One interesting aspect of this story is that in many other jurisdictions, Alvarez's conduct could be argued to be a violation of the rules of professional conduct. Model Rule 3.8 includes the following two sections:
(g) When a prosecutor knows of new, credible and material evidence creating a reasonable likelihood that a convicted defendant did not commit an offense of which the defendant was convicted, the prosecutor shall: (1) promptly disclose that evidence to an appropriate court or authority, and (2) if the conviction was obtained in the prosecutor’s jurisdiction, (i) promptly disclose that evidence to the defendant unless a court authorizes delay, and (ii) undertake further investigation, or make reasonable efforts to cause an investigation, to determine whether the defendant was convicted of an offense that the defendant did not commit.Of course, if these sections applied, the question would be whether the investigation constitutes "new evidence." Alvarez has argued it does not.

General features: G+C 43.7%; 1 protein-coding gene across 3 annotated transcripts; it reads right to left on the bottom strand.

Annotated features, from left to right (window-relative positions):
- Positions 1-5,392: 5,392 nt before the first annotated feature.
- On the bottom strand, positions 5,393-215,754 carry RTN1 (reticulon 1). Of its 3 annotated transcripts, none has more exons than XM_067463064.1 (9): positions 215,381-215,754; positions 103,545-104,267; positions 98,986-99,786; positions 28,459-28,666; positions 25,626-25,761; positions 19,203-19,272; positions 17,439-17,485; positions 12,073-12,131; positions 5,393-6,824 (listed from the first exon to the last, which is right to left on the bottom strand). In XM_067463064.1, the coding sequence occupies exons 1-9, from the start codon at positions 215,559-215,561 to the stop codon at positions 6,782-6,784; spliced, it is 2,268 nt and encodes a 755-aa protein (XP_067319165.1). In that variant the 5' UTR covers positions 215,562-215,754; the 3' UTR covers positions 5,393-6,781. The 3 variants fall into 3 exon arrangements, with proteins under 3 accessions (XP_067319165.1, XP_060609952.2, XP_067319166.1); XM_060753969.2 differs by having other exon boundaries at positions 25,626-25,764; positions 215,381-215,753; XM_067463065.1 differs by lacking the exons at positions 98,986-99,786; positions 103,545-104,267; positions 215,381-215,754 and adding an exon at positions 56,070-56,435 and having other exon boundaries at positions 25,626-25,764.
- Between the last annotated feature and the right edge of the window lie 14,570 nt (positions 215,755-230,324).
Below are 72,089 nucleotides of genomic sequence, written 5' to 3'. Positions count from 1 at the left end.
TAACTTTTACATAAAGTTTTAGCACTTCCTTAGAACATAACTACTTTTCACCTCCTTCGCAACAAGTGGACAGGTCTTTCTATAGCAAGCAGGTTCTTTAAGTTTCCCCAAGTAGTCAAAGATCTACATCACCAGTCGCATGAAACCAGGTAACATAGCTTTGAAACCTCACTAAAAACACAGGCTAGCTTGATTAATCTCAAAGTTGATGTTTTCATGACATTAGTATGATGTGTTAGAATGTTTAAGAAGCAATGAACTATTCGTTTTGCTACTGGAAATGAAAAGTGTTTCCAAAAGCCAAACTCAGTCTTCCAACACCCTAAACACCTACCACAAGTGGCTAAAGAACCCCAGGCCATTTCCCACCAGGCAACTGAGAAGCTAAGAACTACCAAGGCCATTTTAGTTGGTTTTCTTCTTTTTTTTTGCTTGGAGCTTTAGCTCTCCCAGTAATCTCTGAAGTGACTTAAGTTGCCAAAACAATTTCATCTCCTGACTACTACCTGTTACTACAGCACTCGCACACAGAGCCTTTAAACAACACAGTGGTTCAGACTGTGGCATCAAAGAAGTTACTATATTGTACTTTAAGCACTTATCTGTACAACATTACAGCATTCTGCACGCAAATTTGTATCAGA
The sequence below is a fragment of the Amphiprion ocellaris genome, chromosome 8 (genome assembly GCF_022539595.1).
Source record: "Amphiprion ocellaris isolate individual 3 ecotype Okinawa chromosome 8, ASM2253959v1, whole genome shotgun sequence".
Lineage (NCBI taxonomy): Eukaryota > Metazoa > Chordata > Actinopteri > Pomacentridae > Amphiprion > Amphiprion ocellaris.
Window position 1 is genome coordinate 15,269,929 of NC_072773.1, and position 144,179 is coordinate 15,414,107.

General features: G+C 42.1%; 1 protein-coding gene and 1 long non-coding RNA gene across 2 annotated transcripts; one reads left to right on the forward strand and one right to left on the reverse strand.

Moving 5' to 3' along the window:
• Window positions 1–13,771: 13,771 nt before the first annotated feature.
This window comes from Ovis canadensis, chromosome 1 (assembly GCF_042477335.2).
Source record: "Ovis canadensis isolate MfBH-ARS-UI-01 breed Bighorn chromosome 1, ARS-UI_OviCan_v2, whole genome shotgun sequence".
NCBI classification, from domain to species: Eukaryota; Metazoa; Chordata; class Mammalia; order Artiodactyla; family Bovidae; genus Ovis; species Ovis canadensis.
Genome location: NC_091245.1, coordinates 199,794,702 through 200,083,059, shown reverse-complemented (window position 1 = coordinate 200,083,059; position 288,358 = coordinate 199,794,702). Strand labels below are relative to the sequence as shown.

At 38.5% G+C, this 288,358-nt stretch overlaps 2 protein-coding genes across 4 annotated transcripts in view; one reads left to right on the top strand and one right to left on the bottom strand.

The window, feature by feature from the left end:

(h) When a prosecutor knows of clear and convincing evidence establishing that a defendant in the prosecutor’s jurisdiction was convicted of an offense that the defendant did not commit, the prosecutor shall seek to remedy the conviction.
But the question in Illinois is different because these sections were not adopted in Illinois when the state adopted the Model Rules in 2010. In the end, right now it appears the decision does not depend on anything other than Alvarez's discretion.
Slate has the story here.